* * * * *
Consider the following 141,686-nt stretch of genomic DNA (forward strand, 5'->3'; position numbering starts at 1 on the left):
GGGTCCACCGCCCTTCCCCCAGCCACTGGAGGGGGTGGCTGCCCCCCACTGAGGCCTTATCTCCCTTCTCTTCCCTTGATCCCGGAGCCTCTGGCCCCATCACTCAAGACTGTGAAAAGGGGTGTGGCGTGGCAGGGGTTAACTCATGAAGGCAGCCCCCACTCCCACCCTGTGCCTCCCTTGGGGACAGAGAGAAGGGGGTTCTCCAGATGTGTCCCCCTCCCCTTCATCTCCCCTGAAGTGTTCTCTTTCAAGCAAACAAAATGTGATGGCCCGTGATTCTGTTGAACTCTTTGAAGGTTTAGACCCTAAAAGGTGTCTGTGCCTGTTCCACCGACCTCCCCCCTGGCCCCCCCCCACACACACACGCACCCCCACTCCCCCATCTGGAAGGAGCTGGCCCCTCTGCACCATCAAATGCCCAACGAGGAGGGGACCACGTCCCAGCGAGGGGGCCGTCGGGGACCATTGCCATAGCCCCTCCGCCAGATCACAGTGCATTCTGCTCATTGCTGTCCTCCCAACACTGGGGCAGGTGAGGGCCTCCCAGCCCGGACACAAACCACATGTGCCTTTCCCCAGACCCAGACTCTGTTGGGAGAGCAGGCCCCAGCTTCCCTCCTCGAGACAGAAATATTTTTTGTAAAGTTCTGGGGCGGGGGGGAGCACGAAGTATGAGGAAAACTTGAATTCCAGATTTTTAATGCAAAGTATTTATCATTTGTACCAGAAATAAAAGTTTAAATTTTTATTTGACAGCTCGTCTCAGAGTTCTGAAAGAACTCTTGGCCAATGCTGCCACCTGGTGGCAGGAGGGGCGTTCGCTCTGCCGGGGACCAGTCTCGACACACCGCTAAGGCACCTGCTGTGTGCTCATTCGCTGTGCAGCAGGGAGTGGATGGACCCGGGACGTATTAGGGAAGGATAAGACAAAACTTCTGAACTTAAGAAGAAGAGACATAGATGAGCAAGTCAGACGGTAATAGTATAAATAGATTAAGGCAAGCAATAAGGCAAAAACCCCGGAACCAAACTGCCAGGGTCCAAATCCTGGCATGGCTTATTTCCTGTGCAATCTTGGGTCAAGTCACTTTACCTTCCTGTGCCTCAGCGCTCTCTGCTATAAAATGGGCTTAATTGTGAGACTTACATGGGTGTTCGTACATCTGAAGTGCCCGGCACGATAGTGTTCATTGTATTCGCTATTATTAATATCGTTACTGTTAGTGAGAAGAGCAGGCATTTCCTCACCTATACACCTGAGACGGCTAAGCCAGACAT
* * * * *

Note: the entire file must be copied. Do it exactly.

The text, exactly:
Consider the following 141,686-nt stretch of genomic DNA (forward strand, 5'->3'; position numbering starts at 1 on the left):
GGGTCCACCGCCCTTCCCCCAGCCACTGGAGGGGGTGGCTGCCCCCCACTGAGGCCTTATCTCCCTTCTCTTCCCTTGATCCCGGAGCCTCTGGCCCCATCACTCAAGACTGTGAAAAGGGGTGTGGCGTGGCAGGGGTTAACTCATGAAGGCAGCCCCCACTCCCACCCTGTGCCTCCCTTGGGGACAGAGAGAAGGGGGTTCTCCAGATGTGTCCCCCTCCCCTTCATCTCCCCTGAAGTGTTCTCTTTCAAGCAAACAAAATGTGATGGCCCGTGATTCTGTTGAACTCTTTGAAGGTTTAGACCCTAAAAGGTGTCTGTGCCTGTTCCACCGACCTCCCCCCTGGCCCCCCCCCACACACACACGCACCCCCACTCCCCCATCTGGAAGGAGCTGGCCCCTCTGCACCATCAAATGCCCAACGAGGAGGGGACCACGTCCCAGCGAGGGGGCCGTCGGGGACCATTGCCATAGCCCCTCCGCCAGATCACAGTGCATTCTGCTCATTGCTGTCCTCCCAACACTGGGGCAGGTGAGGGCCTCCCAGCCCGGACACAAACCACATGTGCCTTTCCCCAGACCCAGACTCTGTTGGGAGAGCAGGCCCCAGCTTCCCTCCTCGAGACAGAAATATTTTTTGTAAAGTTCTGGGGCGGGGGGGAGCACGAAGTATGAGGAAAACTTGAATTCCAGATTTTTAATGCAAAGTATTTATCATTTGTACCAGAAATAAAAGTTTAAATTTTTATTTGACAGCTCGTCTCAGAGTTCTGAAAGAACTCTTGGCCAATGCTGCCACCTGGTGGCAGGAGGGGCGTTCGCTCTGCCGGGGACCAGTCTCGACACACCGCTAAGGCACCTGCTGTGTGCTCATTCGCTGTGCAGCAGGGAGTGGATGGACCCGGGACGTATTAGGGAAGGATAAGACAAAACTTCTGAACTTAAGAAGAAGAGACATAGATGAGCAAGTCAGACGGTAATAGTATAAATAGATTAAGGCAAGCAATAAGGCAAAAACCCCGGAACCAAACTGCCAGGGTCCAAATCCTGGCATGGCTTATTTCCTGTGCAATCTTGGGTCAAGTCACTTTACCTTCCTGTGCCTCAGCGCTCTCTGCTATAAAATGGGCTTAATTGTGAGACTTACATGGGTGTTCGTACATCTGAAGTGCCCGGCACGATAGTGTTCATTGTATTCGCTATTATTAATATCGTTACTGTTAGTGAGAAGAGCAGGCATTTCCTCACCTATACACCTGAGACGGCTAAGCCAGACAT